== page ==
Getting Pregnant and Sperm Health: Vaginal Lubricants
Couples experiencing fertility problems often use vaginal lubricants in order to alleviate vaginal dryness. However, women who use a vaginal lubricant may be inadvertently harming their partnerï¿½s fertility, namely, their sperm health. In fact, while vaginal lubricants help to alleviate vaginal dryness that is often a result of the stress of infertility, as well as fertility medicine and treatment, these reproductive health products can seriously harm sperm health, thereby reducing a coupleï¿½s chances of getting pregnant.
The Effects of Vaginal Lubricants on Sperm Health
Several studies conducted over the past three decades have consistently found that all vaginal lubricants studied to date contain sperm damaging properties that reduce sperm motility (that is, the percentage of swimming sperm) as well as sperm viability (the percentage of live sperm).
A recent American study reviewed 16 lubricants and their effects on sperm health, including all the leading brands of vaginal lubricants such as KY, Replens and Astroglide. The study found that all of the products reviewed had a negative effect on sperm motility as well as viability, even if the lubricant was applied in small concentrations (i.e. less than 10%).
In fact, the spermicidal quality of the products was found to be comparable to contraceptive jelly such as Gynol. Another negative effect of the vaginal lubricants was that it reduced spermï¿½s ability to penetrate the cervix. For it to be possible for pregnancy to occur, sperm must penetrate cervical mucus and then proceed to the fallopian tubes in great numbers.
Vaginal lubricants, including water soluble ones, are so damaging to sperm health because they contain glycerin and propylene glycol, both of which are extremely hyperosmotic (absorb water). This is damaging to sperm, which is highly sensitive to adverse osmolality (concentration of particles that are osmotically active in a solution). In fact, both high and low levels of osmolality can cause sperm cells to shrink or swell excessively. Sperm motility also decreases with high osmolality. On average, vaginal lubricants have osmolality levels that are 3 to 10 times that of semen, thereby resulting in irreversible damage to sperm motility upon contact.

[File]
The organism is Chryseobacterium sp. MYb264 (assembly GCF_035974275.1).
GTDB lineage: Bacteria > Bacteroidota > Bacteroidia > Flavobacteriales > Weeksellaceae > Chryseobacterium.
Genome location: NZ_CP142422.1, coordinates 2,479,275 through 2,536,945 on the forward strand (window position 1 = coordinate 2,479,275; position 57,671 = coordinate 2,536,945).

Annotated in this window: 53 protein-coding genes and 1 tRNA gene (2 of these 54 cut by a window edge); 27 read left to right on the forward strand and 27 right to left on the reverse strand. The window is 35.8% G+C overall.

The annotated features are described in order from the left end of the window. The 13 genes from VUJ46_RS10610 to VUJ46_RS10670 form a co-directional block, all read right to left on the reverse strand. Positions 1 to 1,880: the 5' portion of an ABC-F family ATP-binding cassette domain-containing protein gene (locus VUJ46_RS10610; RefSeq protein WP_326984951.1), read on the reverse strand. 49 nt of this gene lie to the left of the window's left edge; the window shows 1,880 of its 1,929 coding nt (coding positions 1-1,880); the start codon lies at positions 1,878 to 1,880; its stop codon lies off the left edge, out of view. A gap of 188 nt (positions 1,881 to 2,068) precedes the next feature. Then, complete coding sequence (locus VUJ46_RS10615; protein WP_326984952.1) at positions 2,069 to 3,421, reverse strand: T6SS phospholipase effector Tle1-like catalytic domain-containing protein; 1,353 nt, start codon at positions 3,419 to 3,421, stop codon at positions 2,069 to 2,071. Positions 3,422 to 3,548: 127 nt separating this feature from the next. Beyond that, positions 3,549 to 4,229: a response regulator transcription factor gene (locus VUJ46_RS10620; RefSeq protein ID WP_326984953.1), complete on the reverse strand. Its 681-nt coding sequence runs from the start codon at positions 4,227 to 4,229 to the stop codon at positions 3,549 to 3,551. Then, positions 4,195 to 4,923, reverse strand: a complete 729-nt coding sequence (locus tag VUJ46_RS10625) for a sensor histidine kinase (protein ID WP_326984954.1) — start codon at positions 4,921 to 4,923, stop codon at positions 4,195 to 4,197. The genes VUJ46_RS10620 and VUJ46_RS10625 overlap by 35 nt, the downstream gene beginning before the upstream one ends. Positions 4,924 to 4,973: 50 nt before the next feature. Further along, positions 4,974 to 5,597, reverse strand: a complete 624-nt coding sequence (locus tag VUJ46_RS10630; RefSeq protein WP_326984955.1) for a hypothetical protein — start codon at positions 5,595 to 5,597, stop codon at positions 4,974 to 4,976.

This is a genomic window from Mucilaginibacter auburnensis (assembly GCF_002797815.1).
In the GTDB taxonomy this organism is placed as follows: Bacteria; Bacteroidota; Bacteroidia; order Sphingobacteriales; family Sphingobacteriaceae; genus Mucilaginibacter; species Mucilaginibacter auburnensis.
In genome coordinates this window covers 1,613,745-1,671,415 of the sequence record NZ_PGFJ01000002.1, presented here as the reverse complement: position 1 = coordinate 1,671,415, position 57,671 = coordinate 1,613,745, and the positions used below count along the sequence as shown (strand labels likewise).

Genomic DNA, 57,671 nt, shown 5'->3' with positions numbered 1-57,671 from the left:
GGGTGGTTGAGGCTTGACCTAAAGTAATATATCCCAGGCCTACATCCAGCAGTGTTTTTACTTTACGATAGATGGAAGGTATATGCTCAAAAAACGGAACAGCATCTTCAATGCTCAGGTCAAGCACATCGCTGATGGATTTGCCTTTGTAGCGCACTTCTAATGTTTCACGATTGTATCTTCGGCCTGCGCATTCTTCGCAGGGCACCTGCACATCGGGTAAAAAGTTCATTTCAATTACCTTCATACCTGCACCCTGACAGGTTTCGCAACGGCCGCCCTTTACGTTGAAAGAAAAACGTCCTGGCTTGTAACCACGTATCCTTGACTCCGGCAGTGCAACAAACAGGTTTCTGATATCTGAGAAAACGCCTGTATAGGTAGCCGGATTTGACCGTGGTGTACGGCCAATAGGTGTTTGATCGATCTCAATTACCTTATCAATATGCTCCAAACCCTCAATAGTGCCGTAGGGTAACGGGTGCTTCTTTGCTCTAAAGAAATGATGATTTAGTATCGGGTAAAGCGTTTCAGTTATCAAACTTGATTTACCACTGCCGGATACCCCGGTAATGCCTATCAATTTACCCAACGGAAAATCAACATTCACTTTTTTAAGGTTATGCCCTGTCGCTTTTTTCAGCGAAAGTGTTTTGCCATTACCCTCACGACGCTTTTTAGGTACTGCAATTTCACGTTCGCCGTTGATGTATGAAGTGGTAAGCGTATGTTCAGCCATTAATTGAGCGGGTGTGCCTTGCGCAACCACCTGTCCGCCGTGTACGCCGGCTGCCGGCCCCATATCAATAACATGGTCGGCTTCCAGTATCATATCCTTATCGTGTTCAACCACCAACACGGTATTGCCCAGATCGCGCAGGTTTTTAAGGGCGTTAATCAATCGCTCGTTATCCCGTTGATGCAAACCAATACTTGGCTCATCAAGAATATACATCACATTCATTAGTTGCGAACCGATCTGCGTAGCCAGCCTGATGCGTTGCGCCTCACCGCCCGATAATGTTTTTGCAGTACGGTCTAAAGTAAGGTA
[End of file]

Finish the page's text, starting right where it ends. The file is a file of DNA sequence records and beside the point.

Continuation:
In addition, the pH levels that are found in vaginal lubricants are quite low, which is also damaging to sperm. According to the World Health Organization (WHO), healthy pH levels for sperm range from 7.0 to 8.5, a level that is consistent with female cervical mucus at the time of ovulation. However, vaginal lubricants have pH levels that are lower than 7 and that are frequently half this amount, resulting in sperm damage.
Natural Alternatives to Vaginal Lubricants
In order to improve you and your partnerï¿½s chances of getting pregnant, as well as to minimize the negative effects on your sperm health, your partner may try some of the following natural alternatives to vaginal lubricants:
- increase water intake. Increasing water intake to 8 glasses of water daily promotes overall hydration and can therefore reduce vaginal dryness.
- maintain a healthy diet. Low fat, high carb diets are especially harmful to a womanï¿½s reproductive health, as they decrease oestrogen levels that are essential to vaginal health. To improve vaginal health, women should increase their intake of phytoestrogens such as soy and flaxseed.
- reduce chemical exposure. Many chemicals found in found in bathing, laundry and personal products used by women on a regular basis contain chemicals and fragrances which irritate the sensitive mucosal tissues of the vagina.
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